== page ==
The Importance of Hydration

July 1, 2009
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In this podcast, we'll review why people with cancer have a higher risk of dehydration, what symptoms to watch out for that may signal dehydration, and offer five simple ways to help keep your body's fluid supply in balance.


You're listening to a podcast from Cancer.Net. This cancer information website is produced by the American Society of Clinical Oncology, the world's leading professional organization for doctors that care for people with cancer.

Our topic today is the importance of hydration.                                        

Dehydration occurs when a person does not take in enough fluid or loses too much fluid. Without enough water, the human body cannot function properly, and people undergoing cancer treatment may be at a higher risk for dehydration. It is important for good health to learn how to stay hydrated, and recognize and treat dehydration before it becomes severe. In this podcast, we’ll review why people with cancer have a higher risk of dehydration, what symptoms to watch out for that may signal dehydration, and offer five simple ways to help keep your body’s fluid supply in balance.

Let’s start by looking at why water and proper hydration is important. Every cell and organ depends on water to perform its essential functions, including such things as transporting nutrients and oxygen throughout the body, regulating your body temperature, controlling your heart rate and blood pressure, and creating saliva. Therefore, it’s important for everyone to take in enough liquids daily, since each person’s body naturally loses water during a normal day through sweating, breathing, and going to the bathroom.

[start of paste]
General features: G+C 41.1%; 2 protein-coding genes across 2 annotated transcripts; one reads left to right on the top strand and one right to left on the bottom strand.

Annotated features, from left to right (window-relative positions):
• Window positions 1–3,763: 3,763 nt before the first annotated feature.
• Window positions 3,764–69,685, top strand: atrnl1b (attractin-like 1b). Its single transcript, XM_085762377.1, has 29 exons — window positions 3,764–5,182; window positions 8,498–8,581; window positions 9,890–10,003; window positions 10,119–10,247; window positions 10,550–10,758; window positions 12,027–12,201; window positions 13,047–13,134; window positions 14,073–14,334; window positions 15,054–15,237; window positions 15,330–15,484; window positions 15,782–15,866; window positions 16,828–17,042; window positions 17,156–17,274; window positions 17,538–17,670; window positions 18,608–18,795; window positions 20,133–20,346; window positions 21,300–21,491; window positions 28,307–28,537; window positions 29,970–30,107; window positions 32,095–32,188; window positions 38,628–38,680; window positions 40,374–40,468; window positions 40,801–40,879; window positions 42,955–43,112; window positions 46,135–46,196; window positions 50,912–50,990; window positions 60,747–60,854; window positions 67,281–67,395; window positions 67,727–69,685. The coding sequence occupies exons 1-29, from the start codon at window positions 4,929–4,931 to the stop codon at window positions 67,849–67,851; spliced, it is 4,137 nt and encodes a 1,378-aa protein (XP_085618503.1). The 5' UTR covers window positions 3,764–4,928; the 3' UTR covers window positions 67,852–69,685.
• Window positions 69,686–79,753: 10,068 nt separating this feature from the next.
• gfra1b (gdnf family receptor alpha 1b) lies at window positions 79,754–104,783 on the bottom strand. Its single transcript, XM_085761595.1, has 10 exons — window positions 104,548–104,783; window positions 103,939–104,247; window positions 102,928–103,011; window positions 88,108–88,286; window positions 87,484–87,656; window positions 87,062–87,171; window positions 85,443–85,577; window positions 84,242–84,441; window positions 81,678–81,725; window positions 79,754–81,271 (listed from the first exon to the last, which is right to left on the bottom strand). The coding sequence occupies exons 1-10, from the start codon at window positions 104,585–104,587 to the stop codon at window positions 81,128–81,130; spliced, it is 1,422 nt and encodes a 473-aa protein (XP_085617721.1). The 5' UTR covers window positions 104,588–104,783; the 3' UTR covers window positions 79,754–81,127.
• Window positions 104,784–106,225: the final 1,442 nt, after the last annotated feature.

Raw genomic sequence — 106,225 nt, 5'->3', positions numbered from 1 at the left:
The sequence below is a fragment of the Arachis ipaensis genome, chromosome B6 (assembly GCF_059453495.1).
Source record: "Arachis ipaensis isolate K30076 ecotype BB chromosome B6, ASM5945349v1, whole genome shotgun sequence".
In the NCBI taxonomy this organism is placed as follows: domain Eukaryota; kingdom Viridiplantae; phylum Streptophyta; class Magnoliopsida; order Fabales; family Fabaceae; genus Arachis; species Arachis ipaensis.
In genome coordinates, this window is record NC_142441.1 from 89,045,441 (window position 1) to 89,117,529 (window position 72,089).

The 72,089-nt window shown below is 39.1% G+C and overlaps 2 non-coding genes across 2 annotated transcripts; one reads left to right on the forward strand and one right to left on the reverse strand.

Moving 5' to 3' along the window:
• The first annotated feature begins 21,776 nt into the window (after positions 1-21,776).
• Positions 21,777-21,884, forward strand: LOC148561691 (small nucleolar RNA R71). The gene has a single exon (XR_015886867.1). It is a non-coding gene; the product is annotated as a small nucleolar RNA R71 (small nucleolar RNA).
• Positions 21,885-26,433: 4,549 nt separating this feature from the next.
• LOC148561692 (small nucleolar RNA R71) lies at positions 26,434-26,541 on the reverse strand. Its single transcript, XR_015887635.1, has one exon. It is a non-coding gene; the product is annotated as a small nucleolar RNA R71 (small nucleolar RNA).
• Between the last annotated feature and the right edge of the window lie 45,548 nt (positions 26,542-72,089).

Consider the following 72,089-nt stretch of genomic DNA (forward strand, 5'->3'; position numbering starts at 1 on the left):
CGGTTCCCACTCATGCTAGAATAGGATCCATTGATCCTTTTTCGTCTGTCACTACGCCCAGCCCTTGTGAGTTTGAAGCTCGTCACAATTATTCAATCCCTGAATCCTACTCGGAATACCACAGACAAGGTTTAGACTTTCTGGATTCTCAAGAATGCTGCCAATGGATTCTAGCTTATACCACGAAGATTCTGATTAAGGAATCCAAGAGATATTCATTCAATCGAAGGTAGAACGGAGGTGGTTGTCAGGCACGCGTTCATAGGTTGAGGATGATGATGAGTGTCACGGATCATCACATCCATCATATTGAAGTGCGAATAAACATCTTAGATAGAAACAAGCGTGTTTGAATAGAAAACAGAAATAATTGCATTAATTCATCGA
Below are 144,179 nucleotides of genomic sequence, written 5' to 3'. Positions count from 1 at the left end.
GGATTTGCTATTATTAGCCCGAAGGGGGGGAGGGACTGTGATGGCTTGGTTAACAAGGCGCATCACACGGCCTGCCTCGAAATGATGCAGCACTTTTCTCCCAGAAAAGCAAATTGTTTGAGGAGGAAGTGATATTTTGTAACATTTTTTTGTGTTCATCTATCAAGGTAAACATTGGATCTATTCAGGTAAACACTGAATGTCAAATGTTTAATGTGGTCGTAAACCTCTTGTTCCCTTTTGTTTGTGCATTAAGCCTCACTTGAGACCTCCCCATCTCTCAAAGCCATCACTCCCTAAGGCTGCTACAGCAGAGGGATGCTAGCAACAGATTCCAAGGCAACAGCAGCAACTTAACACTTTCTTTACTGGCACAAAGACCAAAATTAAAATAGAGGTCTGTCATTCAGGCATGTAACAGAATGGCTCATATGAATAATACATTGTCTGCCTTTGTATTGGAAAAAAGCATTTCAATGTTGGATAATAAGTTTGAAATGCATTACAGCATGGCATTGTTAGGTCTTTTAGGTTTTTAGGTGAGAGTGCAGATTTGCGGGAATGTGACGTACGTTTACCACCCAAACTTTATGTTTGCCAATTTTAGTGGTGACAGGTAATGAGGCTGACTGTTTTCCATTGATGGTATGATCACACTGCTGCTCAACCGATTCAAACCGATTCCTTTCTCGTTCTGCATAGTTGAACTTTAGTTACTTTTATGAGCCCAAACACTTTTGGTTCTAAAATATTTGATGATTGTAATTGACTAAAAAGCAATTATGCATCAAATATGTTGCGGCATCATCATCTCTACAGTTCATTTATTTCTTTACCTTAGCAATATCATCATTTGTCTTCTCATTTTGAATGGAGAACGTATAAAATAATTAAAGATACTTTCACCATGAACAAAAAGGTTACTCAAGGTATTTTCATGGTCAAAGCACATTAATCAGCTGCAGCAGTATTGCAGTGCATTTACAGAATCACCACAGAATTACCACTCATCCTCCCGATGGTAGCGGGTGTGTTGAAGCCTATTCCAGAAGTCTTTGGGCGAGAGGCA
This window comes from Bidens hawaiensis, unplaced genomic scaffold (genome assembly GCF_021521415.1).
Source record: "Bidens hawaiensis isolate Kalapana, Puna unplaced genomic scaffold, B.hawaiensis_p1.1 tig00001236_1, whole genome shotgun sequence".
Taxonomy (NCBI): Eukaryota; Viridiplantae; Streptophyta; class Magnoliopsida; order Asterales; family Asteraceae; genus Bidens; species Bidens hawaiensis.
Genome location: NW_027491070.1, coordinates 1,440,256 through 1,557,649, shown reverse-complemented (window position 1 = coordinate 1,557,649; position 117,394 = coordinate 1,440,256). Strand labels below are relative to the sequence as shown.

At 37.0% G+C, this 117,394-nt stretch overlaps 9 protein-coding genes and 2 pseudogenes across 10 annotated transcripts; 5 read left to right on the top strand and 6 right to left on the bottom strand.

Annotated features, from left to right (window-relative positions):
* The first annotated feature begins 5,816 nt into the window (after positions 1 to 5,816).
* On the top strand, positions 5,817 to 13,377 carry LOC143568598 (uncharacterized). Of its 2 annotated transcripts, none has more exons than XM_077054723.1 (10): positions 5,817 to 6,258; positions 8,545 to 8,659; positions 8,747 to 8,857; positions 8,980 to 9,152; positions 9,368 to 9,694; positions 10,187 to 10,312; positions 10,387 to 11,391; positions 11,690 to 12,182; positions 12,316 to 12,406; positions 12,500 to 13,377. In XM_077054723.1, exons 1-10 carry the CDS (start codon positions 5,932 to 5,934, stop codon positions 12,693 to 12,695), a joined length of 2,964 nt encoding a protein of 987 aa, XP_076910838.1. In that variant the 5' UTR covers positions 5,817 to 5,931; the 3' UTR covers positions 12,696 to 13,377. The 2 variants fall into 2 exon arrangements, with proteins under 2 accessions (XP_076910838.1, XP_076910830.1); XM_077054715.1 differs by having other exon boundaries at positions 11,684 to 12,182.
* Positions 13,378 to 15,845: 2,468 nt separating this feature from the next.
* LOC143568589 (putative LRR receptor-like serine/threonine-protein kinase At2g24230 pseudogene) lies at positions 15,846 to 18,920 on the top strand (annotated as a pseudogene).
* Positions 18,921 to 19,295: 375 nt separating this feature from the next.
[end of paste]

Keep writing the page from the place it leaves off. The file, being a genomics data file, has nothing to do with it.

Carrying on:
For people with cancer, there may be some additional reasons why the body is losing water, such as possible treatment side effects like diarrhea, nausea, and vomiting. Another cause is a high fever. Those who are being treated for cancer may have fewer white blood cells to fight infections that can lead to a fever. Illnesses, disabilities, and certain medications can also contribute to dehydration.

In addition, a person’s age may be a factor. In particular, older adults are at a higher risk for dehydration because the human body slowly loses the ability to conserve water as a person gets older. They may also be less likely to sense that they are thirsty and may not eat or drink enough, especially if they live alone.

In general, the longer you go without enough fluids, the more dehydrated you will become. In fact, relying on thirst alone is not enough, because many times a person may be dehydrated even if they don’t feel thirsty. That’s why it is important to identify other dehydration symptoms, such as:

  • Having a dry or sticky mouth, or a swollen tongue

  • Feeling tired, weak or irritable

  • Experiencing dizziness, nausea, or headaches

  • Having constipation, dark yellow urine or a decrease in urination

  • Having dry skin